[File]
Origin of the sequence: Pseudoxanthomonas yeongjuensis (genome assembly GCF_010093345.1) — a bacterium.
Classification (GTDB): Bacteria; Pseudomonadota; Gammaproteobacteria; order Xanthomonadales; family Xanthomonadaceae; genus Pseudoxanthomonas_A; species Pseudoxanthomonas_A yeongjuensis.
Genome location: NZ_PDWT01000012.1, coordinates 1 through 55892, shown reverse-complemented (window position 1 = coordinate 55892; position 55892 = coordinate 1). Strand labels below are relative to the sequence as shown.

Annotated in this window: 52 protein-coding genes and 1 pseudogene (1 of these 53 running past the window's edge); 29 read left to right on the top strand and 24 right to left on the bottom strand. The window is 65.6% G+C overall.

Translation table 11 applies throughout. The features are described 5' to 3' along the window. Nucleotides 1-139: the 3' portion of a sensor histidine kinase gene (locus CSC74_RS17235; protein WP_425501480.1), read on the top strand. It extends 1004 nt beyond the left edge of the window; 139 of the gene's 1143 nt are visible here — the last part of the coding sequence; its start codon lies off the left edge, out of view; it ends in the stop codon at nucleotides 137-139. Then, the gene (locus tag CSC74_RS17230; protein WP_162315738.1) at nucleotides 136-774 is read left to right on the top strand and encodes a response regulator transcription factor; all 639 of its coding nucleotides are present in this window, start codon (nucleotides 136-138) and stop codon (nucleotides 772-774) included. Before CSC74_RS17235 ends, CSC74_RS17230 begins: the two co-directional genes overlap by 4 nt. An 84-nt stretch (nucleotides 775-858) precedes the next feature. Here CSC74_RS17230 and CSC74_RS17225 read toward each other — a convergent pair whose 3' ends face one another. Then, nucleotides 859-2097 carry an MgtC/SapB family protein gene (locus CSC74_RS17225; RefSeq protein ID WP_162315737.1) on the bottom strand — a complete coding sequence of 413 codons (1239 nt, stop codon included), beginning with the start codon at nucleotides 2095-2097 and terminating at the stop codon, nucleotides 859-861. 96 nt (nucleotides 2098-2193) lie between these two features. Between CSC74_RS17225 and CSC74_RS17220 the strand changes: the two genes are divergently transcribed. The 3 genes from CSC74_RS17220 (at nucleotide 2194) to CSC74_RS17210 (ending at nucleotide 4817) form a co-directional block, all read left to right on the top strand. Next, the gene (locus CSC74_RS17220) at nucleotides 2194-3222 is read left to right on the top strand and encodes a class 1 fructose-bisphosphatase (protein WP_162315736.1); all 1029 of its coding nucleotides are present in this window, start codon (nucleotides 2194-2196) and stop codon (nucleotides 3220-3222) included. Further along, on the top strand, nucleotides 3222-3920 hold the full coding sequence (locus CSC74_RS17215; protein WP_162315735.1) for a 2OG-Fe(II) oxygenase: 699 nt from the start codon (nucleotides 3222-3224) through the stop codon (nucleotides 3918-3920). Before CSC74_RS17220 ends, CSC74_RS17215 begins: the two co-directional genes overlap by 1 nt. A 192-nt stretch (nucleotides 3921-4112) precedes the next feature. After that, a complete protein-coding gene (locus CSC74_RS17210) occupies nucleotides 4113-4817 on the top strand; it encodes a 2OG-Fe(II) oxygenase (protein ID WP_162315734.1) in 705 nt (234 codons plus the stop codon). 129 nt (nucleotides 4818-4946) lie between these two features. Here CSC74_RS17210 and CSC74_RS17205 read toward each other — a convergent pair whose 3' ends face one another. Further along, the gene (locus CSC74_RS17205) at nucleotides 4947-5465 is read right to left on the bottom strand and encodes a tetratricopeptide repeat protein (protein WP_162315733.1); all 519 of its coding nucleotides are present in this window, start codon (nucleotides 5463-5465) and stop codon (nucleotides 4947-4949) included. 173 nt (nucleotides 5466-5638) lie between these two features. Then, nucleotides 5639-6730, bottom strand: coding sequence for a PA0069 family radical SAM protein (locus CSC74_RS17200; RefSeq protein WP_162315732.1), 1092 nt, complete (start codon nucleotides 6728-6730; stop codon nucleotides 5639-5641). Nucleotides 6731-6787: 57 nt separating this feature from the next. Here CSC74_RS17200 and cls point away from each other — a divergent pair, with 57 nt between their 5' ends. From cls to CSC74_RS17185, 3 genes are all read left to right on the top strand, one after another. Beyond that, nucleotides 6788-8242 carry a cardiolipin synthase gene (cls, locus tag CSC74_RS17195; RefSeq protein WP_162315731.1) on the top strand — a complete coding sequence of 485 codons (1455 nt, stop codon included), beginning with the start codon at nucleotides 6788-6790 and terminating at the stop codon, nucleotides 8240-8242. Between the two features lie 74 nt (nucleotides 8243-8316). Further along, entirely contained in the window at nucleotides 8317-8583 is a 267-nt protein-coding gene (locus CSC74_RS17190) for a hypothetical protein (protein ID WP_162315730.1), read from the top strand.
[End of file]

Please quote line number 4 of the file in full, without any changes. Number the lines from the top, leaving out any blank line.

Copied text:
Annotated in this window: 52 protein-coding genes and 1 pseudogene (1 of these 53 running past the window's edge); 29 read left to right on the top strand and 24 right to left on the bottom strand. The window is 65.6% G+C overall.